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Loved ones say farewell to Ebony Dorsey

The 14-year-old Wissahickon High School student's funeral was held at the school, with many fond memories spoken and displayed.


Fourteen-year-old Ebony Nicole Dorsey was remembered for her smile and her standard greeting to friends: "Hey, Boo." She was remembered for practicing her dance routines in the school cafeteria and for being a loving and caring daughter.

At her funeral yesterday, mourners filled the Wissahickon High School auditorium in Lower Gwynedd Township to pay their respects to the freshman honor student, who authorities say was killed by her mother's boyfriend while he was in a drug-fueled rage.

"Here I am before you on a day I thought would never come," said Dorsey's stricken father, Evan. He described the last week as the "darkest" of his life.

His daughter's body was found last Sunday in a blue plastic tub concealed under sticks and leaves outside the Montgomery County home of a relative of Mark Patrick O'Donnell's.

Police allege that O'Donnell, 48, of Plymouth Township, beat, sexually assaulted and strangled Dorsey on Dec. 7 while she babysat his 4-year-old daughter. Dorsey was last seen alive the night of Dec. 6, when O'Donnell drove her to his home to babysit.

He spent the night with Dorsey's mother, Danielle Cattie, who told authorities that O'Donnell had been "wired" on crack cocaine when he left her West Ambler home about 5:30 a.m. According to court papers, he returned to his home to find Dorsey changing the toddler's diaper and strangled the teen with her pajama bottoms. At his preliminary hearing, O'Donnell said he had killed the girl because she had molested his daughter.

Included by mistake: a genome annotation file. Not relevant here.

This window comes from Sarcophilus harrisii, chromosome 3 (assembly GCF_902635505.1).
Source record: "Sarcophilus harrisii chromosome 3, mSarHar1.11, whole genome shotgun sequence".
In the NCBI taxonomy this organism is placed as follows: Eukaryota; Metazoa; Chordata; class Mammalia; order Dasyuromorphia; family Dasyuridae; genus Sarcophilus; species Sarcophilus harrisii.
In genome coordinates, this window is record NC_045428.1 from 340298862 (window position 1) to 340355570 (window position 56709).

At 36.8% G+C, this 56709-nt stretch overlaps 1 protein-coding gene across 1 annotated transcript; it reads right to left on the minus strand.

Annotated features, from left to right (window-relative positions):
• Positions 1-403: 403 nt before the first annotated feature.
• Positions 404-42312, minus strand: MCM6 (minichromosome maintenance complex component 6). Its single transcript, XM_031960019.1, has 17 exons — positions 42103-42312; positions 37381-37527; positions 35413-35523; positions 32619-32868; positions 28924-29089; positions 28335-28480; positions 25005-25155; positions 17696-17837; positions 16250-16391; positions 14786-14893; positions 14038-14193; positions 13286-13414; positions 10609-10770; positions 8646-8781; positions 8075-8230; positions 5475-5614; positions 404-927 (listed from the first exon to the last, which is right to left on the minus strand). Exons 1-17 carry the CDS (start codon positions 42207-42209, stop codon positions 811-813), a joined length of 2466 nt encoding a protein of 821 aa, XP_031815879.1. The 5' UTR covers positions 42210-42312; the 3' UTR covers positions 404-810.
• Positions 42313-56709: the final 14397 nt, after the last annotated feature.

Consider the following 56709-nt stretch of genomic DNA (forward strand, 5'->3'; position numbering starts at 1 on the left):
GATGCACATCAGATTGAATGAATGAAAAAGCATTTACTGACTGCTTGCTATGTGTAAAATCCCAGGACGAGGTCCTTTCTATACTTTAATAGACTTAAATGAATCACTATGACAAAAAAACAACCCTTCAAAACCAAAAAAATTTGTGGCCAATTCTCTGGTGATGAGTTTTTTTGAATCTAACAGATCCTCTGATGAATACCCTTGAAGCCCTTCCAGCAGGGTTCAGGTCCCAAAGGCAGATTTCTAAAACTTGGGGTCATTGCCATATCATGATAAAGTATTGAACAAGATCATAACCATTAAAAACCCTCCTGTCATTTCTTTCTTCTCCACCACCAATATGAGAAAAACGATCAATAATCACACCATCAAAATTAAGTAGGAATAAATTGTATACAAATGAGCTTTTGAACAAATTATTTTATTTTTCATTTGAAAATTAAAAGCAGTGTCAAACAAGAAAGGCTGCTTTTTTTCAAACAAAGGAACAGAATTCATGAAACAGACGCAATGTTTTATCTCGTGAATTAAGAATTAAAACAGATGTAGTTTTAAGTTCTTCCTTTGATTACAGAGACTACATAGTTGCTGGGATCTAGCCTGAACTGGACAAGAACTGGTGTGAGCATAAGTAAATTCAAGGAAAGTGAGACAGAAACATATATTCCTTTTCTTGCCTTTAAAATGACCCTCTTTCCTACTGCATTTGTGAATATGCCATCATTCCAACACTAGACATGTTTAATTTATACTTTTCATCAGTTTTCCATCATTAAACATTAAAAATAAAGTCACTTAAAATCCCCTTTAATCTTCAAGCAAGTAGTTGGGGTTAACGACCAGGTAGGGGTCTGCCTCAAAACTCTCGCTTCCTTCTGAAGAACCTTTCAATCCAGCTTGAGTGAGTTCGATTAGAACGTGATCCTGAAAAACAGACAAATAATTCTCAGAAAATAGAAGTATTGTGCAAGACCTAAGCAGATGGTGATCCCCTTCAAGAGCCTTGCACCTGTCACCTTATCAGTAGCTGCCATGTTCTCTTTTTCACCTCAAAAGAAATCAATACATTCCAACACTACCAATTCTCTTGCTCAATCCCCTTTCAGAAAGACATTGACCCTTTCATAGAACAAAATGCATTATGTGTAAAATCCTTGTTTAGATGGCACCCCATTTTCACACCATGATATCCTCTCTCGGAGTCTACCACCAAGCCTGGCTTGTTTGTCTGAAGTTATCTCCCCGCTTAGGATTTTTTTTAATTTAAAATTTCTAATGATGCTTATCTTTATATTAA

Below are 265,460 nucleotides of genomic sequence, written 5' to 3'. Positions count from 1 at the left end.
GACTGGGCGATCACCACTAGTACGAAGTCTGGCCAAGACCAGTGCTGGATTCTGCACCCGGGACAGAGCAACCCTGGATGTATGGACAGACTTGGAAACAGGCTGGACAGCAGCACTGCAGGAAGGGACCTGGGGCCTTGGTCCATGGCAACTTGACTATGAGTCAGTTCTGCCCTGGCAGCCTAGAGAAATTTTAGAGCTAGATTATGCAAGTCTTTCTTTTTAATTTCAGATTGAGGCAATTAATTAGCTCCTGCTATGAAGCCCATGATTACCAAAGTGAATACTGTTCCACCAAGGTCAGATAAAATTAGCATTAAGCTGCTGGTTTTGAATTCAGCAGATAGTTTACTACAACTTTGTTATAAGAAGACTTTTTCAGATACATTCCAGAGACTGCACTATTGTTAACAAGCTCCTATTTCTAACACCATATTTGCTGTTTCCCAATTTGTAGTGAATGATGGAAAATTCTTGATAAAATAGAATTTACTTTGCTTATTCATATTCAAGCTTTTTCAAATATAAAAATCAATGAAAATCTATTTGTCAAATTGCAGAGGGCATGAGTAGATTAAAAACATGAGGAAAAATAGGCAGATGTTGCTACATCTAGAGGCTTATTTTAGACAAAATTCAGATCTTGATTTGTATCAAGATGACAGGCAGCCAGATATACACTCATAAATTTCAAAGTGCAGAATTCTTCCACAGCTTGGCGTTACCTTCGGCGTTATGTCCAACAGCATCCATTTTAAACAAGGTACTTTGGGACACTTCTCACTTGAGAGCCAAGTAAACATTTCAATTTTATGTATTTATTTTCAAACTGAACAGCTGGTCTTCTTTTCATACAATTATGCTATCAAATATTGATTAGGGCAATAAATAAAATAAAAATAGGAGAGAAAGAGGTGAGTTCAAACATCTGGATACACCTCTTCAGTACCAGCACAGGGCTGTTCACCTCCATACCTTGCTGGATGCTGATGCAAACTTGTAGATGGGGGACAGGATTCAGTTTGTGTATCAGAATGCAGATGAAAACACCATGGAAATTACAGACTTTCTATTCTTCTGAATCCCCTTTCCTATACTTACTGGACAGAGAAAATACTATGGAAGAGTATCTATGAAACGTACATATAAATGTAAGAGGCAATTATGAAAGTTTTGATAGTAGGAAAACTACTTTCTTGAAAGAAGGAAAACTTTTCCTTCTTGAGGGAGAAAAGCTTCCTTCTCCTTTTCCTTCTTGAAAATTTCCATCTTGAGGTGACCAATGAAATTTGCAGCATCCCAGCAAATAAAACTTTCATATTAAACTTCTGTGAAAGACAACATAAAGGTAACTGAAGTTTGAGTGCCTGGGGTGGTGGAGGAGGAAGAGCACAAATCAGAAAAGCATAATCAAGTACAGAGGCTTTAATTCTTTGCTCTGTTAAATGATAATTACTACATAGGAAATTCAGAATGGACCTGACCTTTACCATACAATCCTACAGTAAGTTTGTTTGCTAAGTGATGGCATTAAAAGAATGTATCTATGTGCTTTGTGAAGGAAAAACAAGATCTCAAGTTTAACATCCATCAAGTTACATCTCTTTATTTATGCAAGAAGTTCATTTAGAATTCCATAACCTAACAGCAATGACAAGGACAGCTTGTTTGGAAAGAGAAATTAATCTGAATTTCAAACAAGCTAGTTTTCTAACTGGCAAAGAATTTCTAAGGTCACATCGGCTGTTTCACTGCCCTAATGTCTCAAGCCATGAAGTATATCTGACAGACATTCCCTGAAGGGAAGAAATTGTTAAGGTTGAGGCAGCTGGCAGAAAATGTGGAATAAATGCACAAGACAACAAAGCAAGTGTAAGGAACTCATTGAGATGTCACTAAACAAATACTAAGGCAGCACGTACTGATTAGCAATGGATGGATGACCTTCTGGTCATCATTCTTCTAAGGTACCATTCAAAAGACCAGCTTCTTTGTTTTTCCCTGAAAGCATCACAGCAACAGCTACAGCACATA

Philadelphia police are looking at O'Donnell in connection with the triple murder of a family in 2006. He worked as a private-duty nurse in the family's home at the time, law enforcement sources have said.

At Dorsey's funeral, a slide show on a large screen displayed the popular student's progression from baby to young girl to a teen clowning for the camera with family and friends.

Just below the screen sat her white casket, closed and covered with a bouquet of red and white flowers and framed by more floral displays and photos.

Evan Dorsey said he was "thankful for all the days I got to spend with my precious child," and told the crowd how his daughter had grown to become a beautiful young woman. He said was comforted knowing she had touched so many lives.

"Danielle, Ebony loved you so much," Evan Dorsey told the girl's mother during his eulogy. "She loved you so much she wanted to take care of you."

Wearing T-shirts bearing Ebony Dorsey's photo, two dozen children from the American Legion Dancers performed two numbers in honor of their lost friend and fellow dancer.

After the service, a crowd gathered in the corridors outside the auditorium, where remembrances written by students lined the walls.

"She was real bright and energetic," said Anthony Jackson, 16, who got to know Dorsey this year. "You always knew when she was around. She was always happy."

An aspiring artist, Dorsey dreamed of attending Villanova University, where her father works in the information technology department. A prayer service will be held Wednesday at the university.